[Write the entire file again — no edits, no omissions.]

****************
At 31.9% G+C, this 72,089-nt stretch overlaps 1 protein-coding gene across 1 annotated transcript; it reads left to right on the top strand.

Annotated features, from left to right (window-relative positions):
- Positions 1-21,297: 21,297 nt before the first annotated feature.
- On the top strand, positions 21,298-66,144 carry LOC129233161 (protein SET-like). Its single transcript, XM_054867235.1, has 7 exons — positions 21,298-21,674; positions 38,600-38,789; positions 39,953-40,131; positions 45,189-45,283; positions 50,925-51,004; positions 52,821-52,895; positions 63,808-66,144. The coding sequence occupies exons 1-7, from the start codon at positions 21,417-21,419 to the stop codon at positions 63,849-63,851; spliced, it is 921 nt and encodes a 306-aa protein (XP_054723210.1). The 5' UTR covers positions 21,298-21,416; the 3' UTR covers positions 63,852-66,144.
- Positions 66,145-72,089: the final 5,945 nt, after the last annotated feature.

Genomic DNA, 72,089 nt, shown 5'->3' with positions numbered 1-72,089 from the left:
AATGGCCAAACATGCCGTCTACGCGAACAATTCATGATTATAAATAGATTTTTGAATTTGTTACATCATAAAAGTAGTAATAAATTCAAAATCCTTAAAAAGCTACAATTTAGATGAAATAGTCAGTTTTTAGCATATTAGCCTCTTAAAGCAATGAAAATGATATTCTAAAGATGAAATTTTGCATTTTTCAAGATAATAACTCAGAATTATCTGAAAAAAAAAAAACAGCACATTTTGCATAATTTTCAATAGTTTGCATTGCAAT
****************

At 31.9% G+C, this 72,089-nt stretch overlaps 1 protein-coding gene across 1 annotated transcript; it reads left to right on the top strand.

Annotated features, from left to right (window-relative positions):
- Positions 1-21,297: 21,297 nt before the first annotated feature.
- On the top strand, positions 21,298-66,144 carry LOC129233161 (protein SET-like). Its single transcript, XM_054867235.1, has 7 exons — positions 21,298-21,674; positions 38,600-38,789; positions 39,953-40,131; positions 45,189-45,283; positions 50,925-51,004; positions 52,821-52,895; positions 63,808-66,144. The coding sequence occupies exons 1-7, from the start codon at positions 21,417-21,419 to the stop codon at positions 63,849-63,851; spliced, it is 921 nt and encodes a 306-aa protein (XP_054723210.1). The 5' UTR covers positions 21,298-21,416; the 3' UTR covers positions 63,852-66,144.
- Positions 66,145-72,089: the final 5,945 nt, after the last annotated feature.

Genomic DNA, 72,089 nt, shown 5'->3' with positions numbered 1-72,089 from the left:
AATGGCCAAACATGCCGTCTACGCGAACAATTCATGATTATAAATAGATTTTTGAATTTGTTACATCATAAAAGTAGTAATAAATTCAAAATCCTTAAAAAGCTACAATTTAGATGAAATAGTCAGTTTTTAGCATATTAGCCTCTTAAAGCAATGAAAATGATATTCTAAAGATGAAATTTTGCATTTTTCAAGATAATAACTCAGAATTATCTGAAAAAAAAAAAACAGCACATTTTGCATAATTTTCAATAGTTTGCATTGCAAT